Planning & Adapting to Climate Change
“It will not be cheap or easy” - Vicki Arroyo on Ted Conversations
Take ten minutes to get a global perspective on the implications of climate change, in TED Conversations with Vicki Arroyo, Executive Director at Georgetown-State Federal Climate Resource Center.
More frequent natural disasters, from tornados and hurricanes, to droughts and heat waves, are challenging families, businesses, insurance companies, military, and global economic markets.
Farmers face droughts from Asia, Africa, to the American Midwest. Fatalities from heat waves in Europe and Russia have numbered in the thousands. Investment in local farmers in developing countries, like Ethiopia, help build ways to conserve water and insurance for the droughts, in order to build credit, build business confidence, and build economies.
Energy-efficient, raised homes in New Orleans, were designed by Brad Pitt to withstand storms and hurricanes after the rebuilding effort. The Community Church is set to become the first Energystar church in the U.S., thanks to solar panels, reflective paint, and other sustainability innovations that will allow them to sell electricity back to the New Orleans grid.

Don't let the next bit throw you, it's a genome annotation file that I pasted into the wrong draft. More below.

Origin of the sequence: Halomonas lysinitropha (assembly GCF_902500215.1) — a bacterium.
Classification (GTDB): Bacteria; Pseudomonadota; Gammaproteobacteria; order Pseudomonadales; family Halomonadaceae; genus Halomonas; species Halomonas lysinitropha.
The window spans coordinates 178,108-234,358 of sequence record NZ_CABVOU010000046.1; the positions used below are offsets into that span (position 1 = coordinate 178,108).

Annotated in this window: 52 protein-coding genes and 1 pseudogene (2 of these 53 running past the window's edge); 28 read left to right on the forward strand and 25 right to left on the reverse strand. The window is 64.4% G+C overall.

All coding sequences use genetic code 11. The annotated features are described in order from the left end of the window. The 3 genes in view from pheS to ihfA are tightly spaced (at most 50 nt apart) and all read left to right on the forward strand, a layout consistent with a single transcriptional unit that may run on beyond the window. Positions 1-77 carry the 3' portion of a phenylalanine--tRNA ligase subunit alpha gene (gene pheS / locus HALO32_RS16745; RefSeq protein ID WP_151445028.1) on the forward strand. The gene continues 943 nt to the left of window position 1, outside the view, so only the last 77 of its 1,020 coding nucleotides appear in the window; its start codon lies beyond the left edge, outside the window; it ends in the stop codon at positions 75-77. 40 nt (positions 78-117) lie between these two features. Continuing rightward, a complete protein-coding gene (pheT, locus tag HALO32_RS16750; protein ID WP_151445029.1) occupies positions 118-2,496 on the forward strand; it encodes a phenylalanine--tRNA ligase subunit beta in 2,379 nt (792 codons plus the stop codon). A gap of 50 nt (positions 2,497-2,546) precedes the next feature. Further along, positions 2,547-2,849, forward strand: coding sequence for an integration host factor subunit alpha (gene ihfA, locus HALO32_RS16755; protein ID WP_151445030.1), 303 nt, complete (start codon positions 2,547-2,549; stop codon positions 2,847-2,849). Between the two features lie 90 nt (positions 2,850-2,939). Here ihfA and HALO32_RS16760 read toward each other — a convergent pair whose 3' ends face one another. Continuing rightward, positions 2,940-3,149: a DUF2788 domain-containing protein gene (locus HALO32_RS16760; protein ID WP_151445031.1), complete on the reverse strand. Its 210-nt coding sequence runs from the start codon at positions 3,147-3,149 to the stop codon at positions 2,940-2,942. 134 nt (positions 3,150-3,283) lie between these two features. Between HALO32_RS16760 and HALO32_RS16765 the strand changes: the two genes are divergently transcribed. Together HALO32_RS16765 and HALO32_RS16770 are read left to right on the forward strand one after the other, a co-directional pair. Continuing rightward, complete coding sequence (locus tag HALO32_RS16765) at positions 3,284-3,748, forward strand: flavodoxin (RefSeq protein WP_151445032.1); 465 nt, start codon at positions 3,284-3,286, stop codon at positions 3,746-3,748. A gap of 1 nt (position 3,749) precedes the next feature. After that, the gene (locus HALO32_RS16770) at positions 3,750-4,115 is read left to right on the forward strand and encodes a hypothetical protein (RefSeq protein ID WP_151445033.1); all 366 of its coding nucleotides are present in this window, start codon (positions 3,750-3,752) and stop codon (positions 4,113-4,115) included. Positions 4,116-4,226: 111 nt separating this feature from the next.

Arroyo urges governments to look at existing legal policies that can accommodate change, such as retrofitting water treatment sea run-off in San Francisco, aesthetic raised subway ventilation grates in New York, or in Illinois, where the green roof of Chicago City Hall captures rainwater, saves energy (and money), keeps the building 71˚F cooler than other buildings, and reduces the emissions that accelerate climate change.
In closing, Arroyo leaves us with this: “Adaptation cannot be left to the experts…It’s up to us, to look at our homes and our communities, our vulnerabilities and exposures to risk…and it’s up to us to plan and to prepare and to call on our government leaders to do the same, even while they address the underlying causes of climate change. There are no quick fixes, there are no one-size-fits-all solutions we’re all learning by doing, but the operative word is doing.”